I could understand a 2-year pilot program for a game-changing technology invented in the bowels of MTA Research Labs. But this is something that’s been around for decades.

    • Eric F. says:

      If I had to guess, it’s because they want to see what the evasion level will be. I’m sure every toller in the area would love to go all-electronic, but what kind of leakage can they tolerate? This exact point has led to Maine not putting all electronic tolling on their section of I-95. They don’t want to have to collect $2 from every New Brunswick and New Hampshire driver who decides to blow off the toll. On the other hand, if this works well enough they’ll be putting it all over the place about 10 minutes later.

      • Bolwerk says:

        Why would it be more here than it is in other places with automatic collection? It sounds like something that must have been addressed at some point.

        • Eric F. says:

          The view is that the cash lane induces “fence sitters” not hooked up to transponders to pay. If your only choice is electronic and you don’t have a transponder, a certain percentage of people will glide through and never pay, even though they would have stopped at a cash booth if available.

          • Bolwerk says:

            That’s barely a problem. Camera enforcement apparently solves that problem in cases where there is no transponder available. The agency simply mails a bill, perhaps one high enough to be redeemed for an E-ZPass is the driver chooses.

  5. petey says:

    “by 2012, the entire bridge will be gateless.”
    not even one lane for those of us who don’t ezpass?

    • Al D says:

      It’s OK. You can run the toll plaza like most everyone else will. Why do you think that, to this day, even the EZ Pass lanes still have gates?

      • Sharon says:

        Only on mTA bridges, Not on port authority bridges. A huge waist of money that they union wanted . they claimed safety hazzard. Funny the si expressway connects the gothals bridge(PA) to the VZ bridge(mta) same drivers . HUM.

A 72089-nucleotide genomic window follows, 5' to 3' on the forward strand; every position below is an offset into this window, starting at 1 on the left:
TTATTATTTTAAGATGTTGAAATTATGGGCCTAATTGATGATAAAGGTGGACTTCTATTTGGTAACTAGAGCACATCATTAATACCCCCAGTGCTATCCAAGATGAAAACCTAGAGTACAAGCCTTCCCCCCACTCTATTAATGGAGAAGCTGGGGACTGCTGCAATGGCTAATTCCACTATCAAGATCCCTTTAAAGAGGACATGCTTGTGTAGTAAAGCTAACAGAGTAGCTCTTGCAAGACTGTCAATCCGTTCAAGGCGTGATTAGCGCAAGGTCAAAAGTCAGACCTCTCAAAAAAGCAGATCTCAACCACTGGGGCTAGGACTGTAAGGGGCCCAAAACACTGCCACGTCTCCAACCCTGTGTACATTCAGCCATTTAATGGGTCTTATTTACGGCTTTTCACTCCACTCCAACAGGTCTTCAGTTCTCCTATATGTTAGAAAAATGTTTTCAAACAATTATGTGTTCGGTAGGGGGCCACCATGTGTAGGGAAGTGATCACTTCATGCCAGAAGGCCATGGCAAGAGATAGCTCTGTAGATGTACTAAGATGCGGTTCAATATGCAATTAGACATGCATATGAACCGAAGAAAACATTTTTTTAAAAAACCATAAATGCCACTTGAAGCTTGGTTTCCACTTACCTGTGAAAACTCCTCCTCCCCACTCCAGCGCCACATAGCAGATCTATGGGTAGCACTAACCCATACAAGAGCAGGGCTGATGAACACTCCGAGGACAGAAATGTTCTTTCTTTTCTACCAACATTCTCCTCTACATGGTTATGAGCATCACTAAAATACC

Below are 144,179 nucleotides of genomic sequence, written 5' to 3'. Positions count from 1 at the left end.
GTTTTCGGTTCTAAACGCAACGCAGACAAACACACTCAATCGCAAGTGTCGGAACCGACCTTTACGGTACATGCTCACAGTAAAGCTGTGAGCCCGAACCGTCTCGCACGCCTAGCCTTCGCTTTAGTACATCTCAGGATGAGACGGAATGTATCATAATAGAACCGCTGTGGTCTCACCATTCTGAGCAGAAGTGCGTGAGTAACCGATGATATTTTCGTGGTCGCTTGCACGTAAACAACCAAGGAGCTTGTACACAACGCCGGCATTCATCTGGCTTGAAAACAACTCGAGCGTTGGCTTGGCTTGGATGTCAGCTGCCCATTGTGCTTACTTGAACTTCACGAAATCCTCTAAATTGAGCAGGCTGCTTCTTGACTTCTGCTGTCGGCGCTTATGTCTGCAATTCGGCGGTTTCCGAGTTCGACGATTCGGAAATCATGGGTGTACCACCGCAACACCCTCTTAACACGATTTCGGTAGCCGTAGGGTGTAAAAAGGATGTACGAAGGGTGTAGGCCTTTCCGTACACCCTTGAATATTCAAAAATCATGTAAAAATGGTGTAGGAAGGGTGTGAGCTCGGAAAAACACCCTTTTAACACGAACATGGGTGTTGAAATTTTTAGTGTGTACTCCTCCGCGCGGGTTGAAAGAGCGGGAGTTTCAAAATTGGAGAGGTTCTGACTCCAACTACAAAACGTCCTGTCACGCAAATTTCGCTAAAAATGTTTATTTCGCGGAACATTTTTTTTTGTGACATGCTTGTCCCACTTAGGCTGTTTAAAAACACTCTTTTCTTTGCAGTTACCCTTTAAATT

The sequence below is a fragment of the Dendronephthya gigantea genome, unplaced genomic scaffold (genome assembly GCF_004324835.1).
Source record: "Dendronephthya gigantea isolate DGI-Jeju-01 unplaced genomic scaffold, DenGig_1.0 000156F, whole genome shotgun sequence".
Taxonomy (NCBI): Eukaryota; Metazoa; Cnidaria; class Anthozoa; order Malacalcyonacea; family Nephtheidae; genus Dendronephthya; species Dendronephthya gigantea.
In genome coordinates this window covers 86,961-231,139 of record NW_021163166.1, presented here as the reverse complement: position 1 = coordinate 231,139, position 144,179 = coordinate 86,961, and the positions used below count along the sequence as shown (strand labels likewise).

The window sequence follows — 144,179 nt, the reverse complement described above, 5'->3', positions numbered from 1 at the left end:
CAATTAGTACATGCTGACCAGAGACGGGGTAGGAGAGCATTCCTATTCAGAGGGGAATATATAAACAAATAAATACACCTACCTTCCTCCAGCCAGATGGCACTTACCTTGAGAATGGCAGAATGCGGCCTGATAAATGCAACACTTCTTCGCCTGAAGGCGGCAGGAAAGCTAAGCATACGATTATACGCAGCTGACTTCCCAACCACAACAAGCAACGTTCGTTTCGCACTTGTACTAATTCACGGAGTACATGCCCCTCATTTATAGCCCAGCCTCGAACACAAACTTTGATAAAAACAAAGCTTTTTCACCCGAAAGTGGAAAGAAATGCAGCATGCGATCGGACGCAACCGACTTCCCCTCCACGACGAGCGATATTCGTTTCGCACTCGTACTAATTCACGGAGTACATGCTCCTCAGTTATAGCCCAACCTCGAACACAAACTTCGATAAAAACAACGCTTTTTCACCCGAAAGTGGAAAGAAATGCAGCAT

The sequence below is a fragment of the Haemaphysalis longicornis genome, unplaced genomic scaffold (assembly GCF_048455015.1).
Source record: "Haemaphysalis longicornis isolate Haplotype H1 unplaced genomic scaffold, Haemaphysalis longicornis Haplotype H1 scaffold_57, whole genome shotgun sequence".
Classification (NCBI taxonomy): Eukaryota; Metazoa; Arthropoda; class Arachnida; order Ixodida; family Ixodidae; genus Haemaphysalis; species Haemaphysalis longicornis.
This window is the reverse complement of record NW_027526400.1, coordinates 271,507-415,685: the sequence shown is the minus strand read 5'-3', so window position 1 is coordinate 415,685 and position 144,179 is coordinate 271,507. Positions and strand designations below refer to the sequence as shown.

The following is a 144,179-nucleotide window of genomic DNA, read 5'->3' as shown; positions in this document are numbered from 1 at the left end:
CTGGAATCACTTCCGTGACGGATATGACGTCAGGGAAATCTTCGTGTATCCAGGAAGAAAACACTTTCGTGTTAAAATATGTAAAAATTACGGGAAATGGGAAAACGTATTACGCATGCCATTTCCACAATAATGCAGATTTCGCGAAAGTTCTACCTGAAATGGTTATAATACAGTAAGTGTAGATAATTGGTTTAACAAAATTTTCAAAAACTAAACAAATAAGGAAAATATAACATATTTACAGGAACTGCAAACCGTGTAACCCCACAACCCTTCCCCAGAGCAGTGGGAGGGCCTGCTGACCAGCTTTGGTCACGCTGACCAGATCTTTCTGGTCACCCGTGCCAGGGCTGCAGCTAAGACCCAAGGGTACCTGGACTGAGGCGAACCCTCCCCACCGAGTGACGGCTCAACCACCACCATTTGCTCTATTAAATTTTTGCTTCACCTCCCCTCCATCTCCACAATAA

6. Al D says:

    The argument is not flawed, sorry. It is valid. The Hank Hudson Bridge is a more lightly travelled bridge than say the Brooklyn Bridge, and additionally this is only a pilot. Let’s see how revenues dip once cars start dodging the tolls by driving through these lanes without EZ Pass. Then, let’s see how much Accounts Receivables collections costs go into recouping these tolls.

    I read about the NJ Tpke. A few years back, they had a horrible payment problem, specifically collecting on tolls that weren’t paid, and they blundered terribly in collecting on these tolls. Is that fixed today? I don’t know.

    Additionally, the VZB has no Brooklyn-bound tolls and yet traffic still backs up into Staten Island.

  7. urban conservative says:

    The debate about tolls is that the people don’t want government to have another reason to steal our money. When the State has a budget larger than a $130 billion, it doesn’t need more money. It needs to grow the economy by allowing the private sector to expand. It should also privatize some things that it controls.

    • Bolwerk says:

      I would think the “conservative” position would be to expect users to pay their own way. The government is already “stealing” our money to pay for roads. Instead of doing it with tolls, they’re doing it with confiscatory taxes that transfer money from non-drivers to drivers, from light drivers to heavy drivers, and from NYC to the suburbs and Upstate. It’s a significant part of that $130B number.

    • Boris says:

      When you buy diapers for your kids at WalMart, is WalMart stealing your money?

      • Bolwerk says:

        By his narrative, it’s when someone else buys diapers at your local Wal-Mart that Wal-Mart is stealing your money. Extra Low Prices are in part because of government subsidies (traffic, tax abatement, government entitlements for Wal-Mart’s slave labor, etc.).

    • Sharon says:

      It is doing the direct opposite. It is shrinking the private sector more and more each year. The mta is just one of hundreds of state agencies where the public money is misspent. I have worked at a few city and state agencies over the years. More tea time than work time. At one we would spend a good deal of the day chatting waiting for work. When work came the unpaid college did a large majority of the work. They were hungry for a job. I was told to slow it down when I first started. Had to leave, i felt so unproductive.

      The mta could save $2 billion per year if it was run properly. This does not include reducing some work titles to the prevailing wage of the work performed. On average mta workers get paid more than many city workers get paid for the same title

      • The mta could save $2 billion per year if it was run properly.

        Do you have actual proof for that number or did you just pull it out of thin air? You’re claiming that the MTA could save nearly 25 percent of its operating budget by reforming work rules. That’s not a tenable position.